My first Dotcom Boom startup was a spin out of the MIT Media Labs called FireFly. I was a full convert to the internet by then, believing I was engaged in a movement that would change the world. In those heady days we worked in “internet time”, competed for “eyeballs”, knew “content was king”, and were creating the “new economy” - one that would never be constrained by traditional market dynamics of our parents’ generation. We were certain the internet would make us smarter, healthier, wealthier, more connected, and more informed. Venture investments flowed with abandon, valuations achieved stratospheric levels, talent was scarce, and everywhere you looked you could find excess and wealth. Companies were going from concept to IPO in record time - e.g. Priceline launched in April 1998, and by March 1999 was publicly trading at $69 a share.
It seemed like the good times would never end.
But we’ve all read the last chapter of this story. The “excessive exuberance” of the internet revolution led to an economic bubble. The Nasdaq rose over 400% in less than five years, only to give up all its gains in a rapid correction that decimated over $5T of wealth. While we remember the worst offenders - e.g. Pets.com, Webvan - there were so many less notable failures that a site called F*ckedCompany.com was launched in an attempt to keep track of the dead and dying. Layoffs followed, a tough recession set in, and suddenly it seemed like the bad times might never end. And just when we thought it couldn’t get much worse, we had a contested US presidential election followed by 9/11.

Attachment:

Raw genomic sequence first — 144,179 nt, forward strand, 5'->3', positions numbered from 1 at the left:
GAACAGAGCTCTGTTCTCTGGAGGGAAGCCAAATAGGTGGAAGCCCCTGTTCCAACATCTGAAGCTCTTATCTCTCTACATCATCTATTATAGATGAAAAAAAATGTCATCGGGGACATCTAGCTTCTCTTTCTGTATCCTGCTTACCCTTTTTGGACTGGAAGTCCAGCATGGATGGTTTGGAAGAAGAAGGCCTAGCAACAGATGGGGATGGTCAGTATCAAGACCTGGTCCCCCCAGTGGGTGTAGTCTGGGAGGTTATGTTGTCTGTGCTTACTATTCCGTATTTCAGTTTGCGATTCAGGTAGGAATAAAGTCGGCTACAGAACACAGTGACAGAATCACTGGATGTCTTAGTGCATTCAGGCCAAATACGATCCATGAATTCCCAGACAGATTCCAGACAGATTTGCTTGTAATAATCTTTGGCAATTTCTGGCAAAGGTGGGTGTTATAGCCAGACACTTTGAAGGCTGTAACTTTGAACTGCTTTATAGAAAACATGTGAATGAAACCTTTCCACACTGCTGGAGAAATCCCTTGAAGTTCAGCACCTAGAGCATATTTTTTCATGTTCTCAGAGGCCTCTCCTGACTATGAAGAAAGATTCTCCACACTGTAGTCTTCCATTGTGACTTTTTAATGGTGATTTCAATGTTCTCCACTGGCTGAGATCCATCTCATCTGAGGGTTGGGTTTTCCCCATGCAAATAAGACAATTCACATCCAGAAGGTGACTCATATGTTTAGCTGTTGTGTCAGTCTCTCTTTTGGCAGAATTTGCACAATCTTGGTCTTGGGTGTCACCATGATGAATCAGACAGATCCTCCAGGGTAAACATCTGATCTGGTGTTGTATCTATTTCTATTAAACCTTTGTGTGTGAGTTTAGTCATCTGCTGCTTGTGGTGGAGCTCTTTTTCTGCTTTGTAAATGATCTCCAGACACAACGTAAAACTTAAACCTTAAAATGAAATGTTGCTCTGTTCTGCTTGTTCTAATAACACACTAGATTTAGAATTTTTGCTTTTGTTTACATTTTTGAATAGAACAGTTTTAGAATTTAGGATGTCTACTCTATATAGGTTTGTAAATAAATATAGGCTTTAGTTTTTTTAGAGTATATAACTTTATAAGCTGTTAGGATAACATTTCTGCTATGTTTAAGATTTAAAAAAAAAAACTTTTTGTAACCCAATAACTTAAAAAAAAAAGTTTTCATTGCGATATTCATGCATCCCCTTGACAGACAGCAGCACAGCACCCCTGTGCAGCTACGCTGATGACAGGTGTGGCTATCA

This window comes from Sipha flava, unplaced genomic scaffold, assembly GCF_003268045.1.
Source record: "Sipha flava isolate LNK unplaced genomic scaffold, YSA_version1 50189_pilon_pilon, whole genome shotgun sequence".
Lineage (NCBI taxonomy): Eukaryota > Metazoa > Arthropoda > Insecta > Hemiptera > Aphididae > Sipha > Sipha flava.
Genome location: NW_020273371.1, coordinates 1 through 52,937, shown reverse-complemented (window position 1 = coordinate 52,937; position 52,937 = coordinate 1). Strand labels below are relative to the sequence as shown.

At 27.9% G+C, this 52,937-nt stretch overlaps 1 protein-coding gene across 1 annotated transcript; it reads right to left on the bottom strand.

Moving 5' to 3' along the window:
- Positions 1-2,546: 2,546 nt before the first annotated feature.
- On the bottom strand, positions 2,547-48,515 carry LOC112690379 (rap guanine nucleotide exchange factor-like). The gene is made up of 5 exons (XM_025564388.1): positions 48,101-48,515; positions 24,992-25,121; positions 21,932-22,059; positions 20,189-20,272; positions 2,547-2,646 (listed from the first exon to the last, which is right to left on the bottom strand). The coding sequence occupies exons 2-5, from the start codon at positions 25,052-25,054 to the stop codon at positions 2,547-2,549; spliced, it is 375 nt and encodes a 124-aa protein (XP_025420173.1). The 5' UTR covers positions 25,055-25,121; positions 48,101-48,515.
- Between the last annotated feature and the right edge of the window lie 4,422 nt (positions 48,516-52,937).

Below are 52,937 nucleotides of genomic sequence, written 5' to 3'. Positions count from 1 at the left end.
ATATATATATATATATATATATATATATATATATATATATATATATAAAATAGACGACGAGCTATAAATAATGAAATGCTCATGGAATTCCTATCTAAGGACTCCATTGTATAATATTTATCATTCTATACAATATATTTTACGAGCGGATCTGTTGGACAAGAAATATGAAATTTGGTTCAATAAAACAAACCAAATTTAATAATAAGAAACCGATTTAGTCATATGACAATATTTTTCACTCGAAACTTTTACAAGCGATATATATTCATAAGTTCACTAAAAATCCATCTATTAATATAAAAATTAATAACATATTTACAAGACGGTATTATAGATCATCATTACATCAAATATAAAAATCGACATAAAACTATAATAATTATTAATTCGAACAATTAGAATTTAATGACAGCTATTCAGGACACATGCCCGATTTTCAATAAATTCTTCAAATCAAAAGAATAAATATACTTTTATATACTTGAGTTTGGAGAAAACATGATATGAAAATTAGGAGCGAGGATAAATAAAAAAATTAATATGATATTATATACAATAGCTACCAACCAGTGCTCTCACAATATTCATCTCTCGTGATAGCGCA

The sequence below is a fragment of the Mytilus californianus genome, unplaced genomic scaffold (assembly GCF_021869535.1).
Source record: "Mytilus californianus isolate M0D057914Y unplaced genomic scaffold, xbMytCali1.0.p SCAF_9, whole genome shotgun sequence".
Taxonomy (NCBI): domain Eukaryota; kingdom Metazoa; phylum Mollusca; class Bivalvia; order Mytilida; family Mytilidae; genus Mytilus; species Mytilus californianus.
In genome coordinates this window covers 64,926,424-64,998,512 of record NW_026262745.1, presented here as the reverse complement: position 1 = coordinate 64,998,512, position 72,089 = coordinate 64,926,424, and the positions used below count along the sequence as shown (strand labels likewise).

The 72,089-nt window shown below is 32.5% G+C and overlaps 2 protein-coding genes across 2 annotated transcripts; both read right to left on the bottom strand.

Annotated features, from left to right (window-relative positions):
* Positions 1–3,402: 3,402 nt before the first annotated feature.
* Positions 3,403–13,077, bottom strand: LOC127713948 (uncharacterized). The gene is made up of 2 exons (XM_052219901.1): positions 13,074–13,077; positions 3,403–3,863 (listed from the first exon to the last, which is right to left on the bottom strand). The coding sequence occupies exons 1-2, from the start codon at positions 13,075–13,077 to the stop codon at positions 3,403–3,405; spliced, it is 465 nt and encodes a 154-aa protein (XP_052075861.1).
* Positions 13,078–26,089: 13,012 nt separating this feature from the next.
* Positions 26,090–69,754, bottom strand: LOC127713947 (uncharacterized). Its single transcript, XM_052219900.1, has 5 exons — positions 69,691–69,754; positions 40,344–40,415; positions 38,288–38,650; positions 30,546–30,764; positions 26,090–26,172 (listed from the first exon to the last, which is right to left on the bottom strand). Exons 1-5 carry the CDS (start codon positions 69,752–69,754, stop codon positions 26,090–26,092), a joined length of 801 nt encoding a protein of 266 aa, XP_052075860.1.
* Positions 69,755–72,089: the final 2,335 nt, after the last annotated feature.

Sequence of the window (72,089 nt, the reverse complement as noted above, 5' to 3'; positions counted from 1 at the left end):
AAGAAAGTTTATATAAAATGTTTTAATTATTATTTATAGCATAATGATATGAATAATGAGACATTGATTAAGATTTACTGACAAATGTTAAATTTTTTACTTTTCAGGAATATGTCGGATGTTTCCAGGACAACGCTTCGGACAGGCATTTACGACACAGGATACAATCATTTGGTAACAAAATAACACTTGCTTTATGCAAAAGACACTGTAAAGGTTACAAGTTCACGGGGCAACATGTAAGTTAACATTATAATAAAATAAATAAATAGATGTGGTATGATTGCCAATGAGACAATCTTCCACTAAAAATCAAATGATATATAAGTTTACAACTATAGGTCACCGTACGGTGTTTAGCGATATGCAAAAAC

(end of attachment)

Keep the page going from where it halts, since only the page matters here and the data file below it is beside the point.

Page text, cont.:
It was hard to live through that era and not come away with some life lessons. Some were simple: work with great people you trust, don't over optimize for money, work for businesses that drive real value to real customers, don’t assume the good times will go on forever, and paper wealth is not real wealth. Some were harder to learn: stay humble, stay connected to what is real & meaningful, and recognize you are never as successful / indispensible / talented as an exuberant market perceives you.
For anyone who lived through 1999, it’s hard not to look around and notice some familiar signs: a robust stock market disconnected from the real economy, excessive exuberance around technology IPOs, pervasive tech entitlement, a rapidly growing cost of labor, stratospheric startup valuations, and money flowing into more and more speculative investments (e.g. questionable SPACs, less proven crypto, NFTs).
This all leaves me wondering: are we partying like it’s 1999?